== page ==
The Bank of England’s decision to raise rates as akin to the ECB’s 2011 hike amid crisis
Despite the uncertainty surrounding Brexit, this morning the Bank of England decided to raise UK base rates from 0.50% to 0.75%. This is the first time that the British central bank has put interest rates up to the last crisis level before the reduction in March 2009, when it dropped its base rate from 0.75% to 0.50%. There were no dissents.
The central bank premised its decision on the need to curb persistently high inflation, which has eaten away at British wages since the financial crisis. But with Brexit uncertainty dampening UK growth, this is sure to be a controversial decision, perhaps akin to the ECB’s decision to raise rates in 2011 in the midst of a sovereign debt crisis. Some thoughts below
The urge to normalize policy
The BoE has now joined the Fed in the US and the Bank of Canada in starting the long push toward monetary policy normalization. When thinking of reasons that these central banks are raising rates, one look no further than that term ‘normalization’.
Central banks are under tremendous pressure to move away from an accommodative policy stance because of the duration of the expansion and the probability that we are near the end of the cycle. On the one hand, they are criticized for ‘easy money’ in part because they have rates at or near record lows a full 9 years after the acute phase of the financial crisis has subsided. At the same time, given that this expansion has already been very long, central banks are keenly aware that they lack rate cut ammunition should the economy lapse back into recession.
So, all else equal, they want to normalize. The Fed was first to start the process. And now they have been joined by the Canadians and the British. I expect the ECB to follow suit by ending QE with a prospect of raising rates in 2019. When they do, central banks in Denmark and Switzerland can also ease off the gas. The Bank of Japan will be left as the outlier among major central banks. And, for central bankers, they represent a cautionary tale of the trap a lack of monetary ammunition creates.
This is poor timing, though not as poor as the ECB’s
When the British electorate first voted for Brexit, the shock was palpable and many prognosticators overestimated the economic impact, predicting immediate recession. Nevertheless, the Brexit process has been all-consuming for the UK government, casting a pall over the British economy.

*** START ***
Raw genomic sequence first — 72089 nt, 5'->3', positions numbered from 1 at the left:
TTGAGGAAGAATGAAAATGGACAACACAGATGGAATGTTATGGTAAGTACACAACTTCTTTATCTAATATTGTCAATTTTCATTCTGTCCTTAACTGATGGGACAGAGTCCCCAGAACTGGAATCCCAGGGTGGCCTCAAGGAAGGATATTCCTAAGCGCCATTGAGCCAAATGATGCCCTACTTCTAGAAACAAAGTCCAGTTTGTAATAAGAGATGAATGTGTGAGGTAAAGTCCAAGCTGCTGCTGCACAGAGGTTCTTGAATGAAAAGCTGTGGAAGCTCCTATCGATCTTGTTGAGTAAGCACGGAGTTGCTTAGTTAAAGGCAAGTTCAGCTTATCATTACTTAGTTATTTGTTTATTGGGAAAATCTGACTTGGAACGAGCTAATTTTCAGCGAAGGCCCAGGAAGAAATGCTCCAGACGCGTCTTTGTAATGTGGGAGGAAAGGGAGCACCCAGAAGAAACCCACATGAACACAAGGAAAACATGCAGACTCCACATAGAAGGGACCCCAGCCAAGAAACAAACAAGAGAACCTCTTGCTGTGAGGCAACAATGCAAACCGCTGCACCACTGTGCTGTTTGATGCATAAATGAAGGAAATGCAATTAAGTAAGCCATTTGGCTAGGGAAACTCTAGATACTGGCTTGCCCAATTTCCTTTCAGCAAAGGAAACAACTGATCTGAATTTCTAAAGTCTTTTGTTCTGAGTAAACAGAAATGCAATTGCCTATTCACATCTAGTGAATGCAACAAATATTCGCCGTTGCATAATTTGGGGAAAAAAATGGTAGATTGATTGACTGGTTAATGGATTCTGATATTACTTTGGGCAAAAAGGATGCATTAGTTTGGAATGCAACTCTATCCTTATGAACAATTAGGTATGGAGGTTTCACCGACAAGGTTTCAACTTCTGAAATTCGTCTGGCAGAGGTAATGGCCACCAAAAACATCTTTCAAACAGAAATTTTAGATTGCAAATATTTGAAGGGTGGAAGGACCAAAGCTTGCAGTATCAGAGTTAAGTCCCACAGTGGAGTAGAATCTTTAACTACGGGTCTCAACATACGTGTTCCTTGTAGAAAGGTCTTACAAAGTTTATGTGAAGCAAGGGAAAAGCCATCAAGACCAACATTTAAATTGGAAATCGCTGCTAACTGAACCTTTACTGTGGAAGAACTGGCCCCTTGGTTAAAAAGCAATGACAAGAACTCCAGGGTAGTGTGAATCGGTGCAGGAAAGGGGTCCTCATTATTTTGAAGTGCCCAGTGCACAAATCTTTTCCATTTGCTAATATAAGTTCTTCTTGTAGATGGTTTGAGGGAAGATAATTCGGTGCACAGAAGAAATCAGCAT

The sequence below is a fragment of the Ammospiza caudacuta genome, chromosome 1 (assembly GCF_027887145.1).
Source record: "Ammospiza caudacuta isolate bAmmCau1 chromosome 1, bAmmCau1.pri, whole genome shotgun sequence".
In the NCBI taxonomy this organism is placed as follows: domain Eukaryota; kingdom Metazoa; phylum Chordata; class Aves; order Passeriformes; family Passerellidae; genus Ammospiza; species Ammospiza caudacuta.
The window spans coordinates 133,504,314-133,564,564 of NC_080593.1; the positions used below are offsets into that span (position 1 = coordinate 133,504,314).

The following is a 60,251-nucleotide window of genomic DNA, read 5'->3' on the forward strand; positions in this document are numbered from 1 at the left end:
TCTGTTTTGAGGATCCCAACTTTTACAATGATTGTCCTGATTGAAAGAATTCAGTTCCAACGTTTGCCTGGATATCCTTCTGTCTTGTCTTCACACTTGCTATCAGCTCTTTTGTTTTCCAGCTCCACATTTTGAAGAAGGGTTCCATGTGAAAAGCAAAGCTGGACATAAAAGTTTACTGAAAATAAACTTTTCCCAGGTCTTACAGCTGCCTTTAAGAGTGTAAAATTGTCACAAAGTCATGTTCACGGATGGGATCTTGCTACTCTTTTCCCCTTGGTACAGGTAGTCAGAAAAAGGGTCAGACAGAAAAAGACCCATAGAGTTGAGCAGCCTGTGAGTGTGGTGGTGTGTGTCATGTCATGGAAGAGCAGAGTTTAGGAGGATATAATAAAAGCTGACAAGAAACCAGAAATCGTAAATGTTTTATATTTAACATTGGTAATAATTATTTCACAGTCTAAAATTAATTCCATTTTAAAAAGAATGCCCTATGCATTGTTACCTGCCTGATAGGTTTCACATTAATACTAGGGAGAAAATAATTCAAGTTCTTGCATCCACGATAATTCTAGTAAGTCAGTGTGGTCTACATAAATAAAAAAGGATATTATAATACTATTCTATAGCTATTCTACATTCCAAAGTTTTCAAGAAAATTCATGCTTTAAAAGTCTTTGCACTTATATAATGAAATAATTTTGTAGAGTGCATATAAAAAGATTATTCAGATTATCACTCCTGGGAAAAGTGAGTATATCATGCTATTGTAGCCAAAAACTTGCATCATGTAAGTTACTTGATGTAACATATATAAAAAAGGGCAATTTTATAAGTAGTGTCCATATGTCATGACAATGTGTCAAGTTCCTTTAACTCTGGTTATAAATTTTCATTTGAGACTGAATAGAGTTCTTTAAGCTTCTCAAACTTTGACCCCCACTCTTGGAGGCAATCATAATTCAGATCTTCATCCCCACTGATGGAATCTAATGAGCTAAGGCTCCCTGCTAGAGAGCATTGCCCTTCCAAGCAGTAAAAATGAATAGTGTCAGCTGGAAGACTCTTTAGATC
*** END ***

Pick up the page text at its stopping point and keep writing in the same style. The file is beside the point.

With a ‘no deal’ Brexit potentially looming, people in the UK are talking about stockpiling.
Here’s the Economist from a few days ago:
The Brexit secretary has promised, not entirely reassuringly, that there will be “adequate food” whatever happens; the health secretary has said the NHS is preparing to stockpile medicine. Yet it is not clear that enough is being done to honour these pledges. Britain spends some £50bn ($66bn) a year on medicine and non-perishable food from the EU. So stocking up with enough for just a month would cost around £4bn—more than the entire no-deal planning budget of £3bn set aside in November. Nor is there any sign that reserves are being built up. Food and medicine imports have been steady in recent months.
This goes to the mood in Britain. How could the Bank of England justify raising rates in that environment, especially considering inflation-adjusted pay has actually gone up recently after years of sinking. In June, the Guardian was talking about wage increases reducing pressure on the BoE.
The timing is incredibly poor – almost on par with Jean-Claude Trichet’s decision to raise rates in the summer of 2011 as the European sovereign debt crisis ravaged the European periphery.
The economic impact
The UK is less dependent on variable rate mortgages than it was during the house price bust of the 1990s. For example, only 35% of borrowers have a variable rate mortgage now versus double that percentage in 2001. For those on a “tracker mortgage”, an extra 0.25% adds £12 per month to a £100,000 mortgage, £25 onto a £200,000 loan. That’s a decent amount, but doable. The overall impact of the rate rise will be negative though.
As we saw with the US interest rate increases, while banks pass through rate increase to mortgages immediately, they are slow to raise savings rates. According to data at the Guardian, the average savings interest rate on demand deposit at one of the “big five” British banks is 0.23%. Maybe this goes up to 0.3% or 0.4% as a result of the base rate change. The overall impact on personal savings will be minimally positive then.
The language associated with the rate hike suggested that this is a water-testing hike. The BoE is likely on hold through the rest of 2018 as the economy absorbs the hike’s impact and we wait and see how Brexit plays out. From a currency perspective, this should help to put a floor under the Pound, which has been weak.
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